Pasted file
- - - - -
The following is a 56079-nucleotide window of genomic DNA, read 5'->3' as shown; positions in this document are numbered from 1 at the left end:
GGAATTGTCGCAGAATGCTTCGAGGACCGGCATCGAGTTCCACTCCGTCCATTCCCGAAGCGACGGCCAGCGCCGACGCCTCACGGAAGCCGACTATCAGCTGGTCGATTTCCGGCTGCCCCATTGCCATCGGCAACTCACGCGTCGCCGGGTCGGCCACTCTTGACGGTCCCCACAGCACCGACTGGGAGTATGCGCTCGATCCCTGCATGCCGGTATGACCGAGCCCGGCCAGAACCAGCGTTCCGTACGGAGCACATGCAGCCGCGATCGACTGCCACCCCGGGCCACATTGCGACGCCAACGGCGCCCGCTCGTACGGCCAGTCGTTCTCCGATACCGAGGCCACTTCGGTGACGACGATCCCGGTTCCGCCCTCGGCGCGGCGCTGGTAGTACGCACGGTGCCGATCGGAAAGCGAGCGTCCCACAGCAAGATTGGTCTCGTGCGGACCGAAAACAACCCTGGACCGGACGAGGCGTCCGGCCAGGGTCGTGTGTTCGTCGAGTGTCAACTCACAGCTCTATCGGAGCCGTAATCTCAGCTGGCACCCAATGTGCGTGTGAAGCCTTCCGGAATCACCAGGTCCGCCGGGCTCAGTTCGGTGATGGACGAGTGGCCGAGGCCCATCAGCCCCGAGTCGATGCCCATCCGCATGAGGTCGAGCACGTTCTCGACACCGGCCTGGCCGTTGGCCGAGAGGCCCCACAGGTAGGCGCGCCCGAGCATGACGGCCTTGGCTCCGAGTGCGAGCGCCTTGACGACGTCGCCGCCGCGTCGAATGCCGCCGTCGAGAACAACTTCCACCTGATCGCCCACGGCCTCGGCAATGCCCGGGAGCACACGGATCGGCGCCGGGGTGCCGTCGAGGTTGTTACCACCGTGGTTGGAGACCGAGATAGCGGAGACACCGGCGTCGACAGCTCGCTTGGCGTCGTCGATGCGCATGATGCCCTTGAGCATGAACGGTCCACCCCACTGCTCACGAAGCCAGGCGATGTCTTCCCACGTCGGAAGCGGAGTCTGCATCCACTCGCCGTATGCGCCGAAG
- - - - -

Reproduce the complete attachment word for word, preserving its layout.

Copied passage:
The following is a 56079-nucleotide window of genomic DNA, read 5'->3' as shown; positions in this document are numbered from 1 at the left end:
GGAATTGTCGCAGAATGCTTCGAGGACCGGCATCGAGTTCCACTCCGTCCATTCCCGAAGCGACGGCCAGCGCCGACGCCTCACGGAAGCCGACTATCAGCTGGTCGATTTCCGGCTGCCCCATTGCCATCGGCAACTCACGCGTCGCCGGGTCGGCCACTCTTGACGGTCCCCACAGCACCGACTGGGAGTATGCGCTCGATCCCTGCATGCCGGTATGACCGAGCCCGGCCAGAACCAGCGTTCCGTACGGAGCACATGCAGCCGCGATCGACTGCCACCCCGGGCCACATTGCGACGCCAACGGCGCCCGCTCGTACGGCCAGTCGTTCTCCGATACCGAGGCCACTTCGGTGACGACGATCCCGGTTCCGCCCTCGGCGCGGCGCTGGTAGTACGCACGGTGCCGATCGGAAAGCGAGCGTCCCACAGCAAGATTGGTCTCGTGCGGACCGAAAACAACCCTGGACCGGACGAGGCGTCCGGCCAGGGTCGTGTGTTCGTCGAGTGTCAACTCACAGCTCTATCGGAGCCGTAATCTCAGCTGGCACCCAATGTGCGTGTGAAGCCTTCCGGAATCACCAGGTCCGCCGGGCTCAGTTCGGTGATGGACGAGTGGCCGAGGCCCATCAGCCCCGAGTCGATGCCCATCCGCATGAGGTCGAGCACGTTCTCGACACCGGCCTGGCCGTTGGCCGAGAGGCCCCACAGGTAGGCGCGCCCGAGCATGACGGCCTTGGCTCCGAGTGCGAGCGCCTTGACGACGTCGCCGCCGCGTCGAATGCCGCCGTCGAGAACAACTTCCACCTGATCGCCCACGGCCTCGGCAATGCCCGGGAGCACACGGATCGGCGCCGGGGTGCCGTCGAGGTTGTTACCACCGTGGTTGGAGACCGAGATAGCGGAGACACCGGCGTCGACAGCTCGCTTGGCGTCGTCGATGCGCATGATGCCCTTGAGCATGAACGGTCCACCCCACTGCTCACGAAGCCAGGCGATGTCTTCCCACGTCGGAAGCGGAGTCTGCATCCACTCGCCGTATGCGCCGAAG